Carnegie Mellon University

Caution: Scam Emails!

January 11, 2019

Phishing and Spam Emails Are No Joke

You open your email inbox and see a "personal" message from a Carnegie Mellon dean, asking for a favor. What an opportunity to impress! Be careful. What may look like a legitimate request could be an "impersonation" scam email.

Phishing or Spam?

Computing Services identifies a scam email as either a "phishing" or "spam" message.
  • A phishing message tries to get you to send your CMU or other credentials or sensitive data, such as a password, account or credit card number.
  • A spam email is any other type of unsolicited request. Ransom, extortion, and impersonation messages are typical forms of spam.

Smart Actions

In 2017, attackers launched more than 400 scam email attempts at Carnegie Mellon affiliates. In 2018, the numbers doubled. Help prevent another increase this year. Let us know if you receive a scam email so we can take the necessary steps to block future messages from the sender. Simply copy the full header of the message and send it in an email to us.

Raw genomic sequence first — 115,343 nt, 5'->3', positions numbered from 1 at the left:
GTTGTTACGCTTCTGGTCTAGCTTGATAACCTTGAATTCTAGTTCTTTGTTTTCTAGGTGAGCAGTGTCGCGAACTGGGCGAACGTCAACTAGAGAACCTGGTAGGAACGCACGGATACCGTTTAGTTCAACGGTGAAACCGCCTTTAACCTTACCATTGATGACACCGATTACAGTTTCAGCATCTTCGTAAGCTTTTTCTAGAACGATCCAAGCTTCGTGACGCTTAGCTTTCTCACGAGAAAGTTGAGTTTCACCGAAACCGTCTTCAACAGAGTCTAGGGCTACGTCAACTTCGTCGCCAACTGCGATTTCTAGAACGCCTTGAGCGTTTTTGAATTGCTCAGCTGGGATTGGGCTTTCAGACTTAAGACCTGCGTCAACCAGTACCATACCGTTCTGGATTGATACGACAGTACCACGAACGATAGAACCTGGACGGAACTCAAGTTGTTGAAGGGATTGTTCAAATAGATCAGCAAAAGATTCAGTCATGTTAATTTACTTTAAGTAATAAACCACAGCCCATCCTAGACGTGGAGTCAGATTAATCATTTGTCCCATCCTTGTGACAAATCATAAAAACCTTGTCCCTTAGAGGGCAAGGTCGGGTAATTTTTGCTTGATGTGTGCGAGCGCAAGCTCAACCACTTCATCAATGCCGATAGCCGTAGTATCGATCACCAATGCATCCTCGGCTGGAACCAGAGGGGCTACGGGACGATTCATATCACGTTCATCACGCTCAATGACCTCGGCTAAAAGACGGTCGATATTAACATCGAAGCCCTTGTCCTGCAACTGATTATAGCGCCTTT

Follow these suggestions to protect yourself from scam emails. Refer to the Information Security Office recommendations for additional guidance.

  • Change your password periodically. Scammers sometimes wait months before using a login id and password.
  • Check with the alleged sender before clicking on links or opening attachments in unexpected email.
  • Verify URLs or use reliable bookmarks to navigate to university services, especially login pages.
  • Promptly address email that alerts you to unexpected changes to sensitive information, for example, your Workday or banking information. Contact the department or company using information provided on an account statement, not information provided in an email

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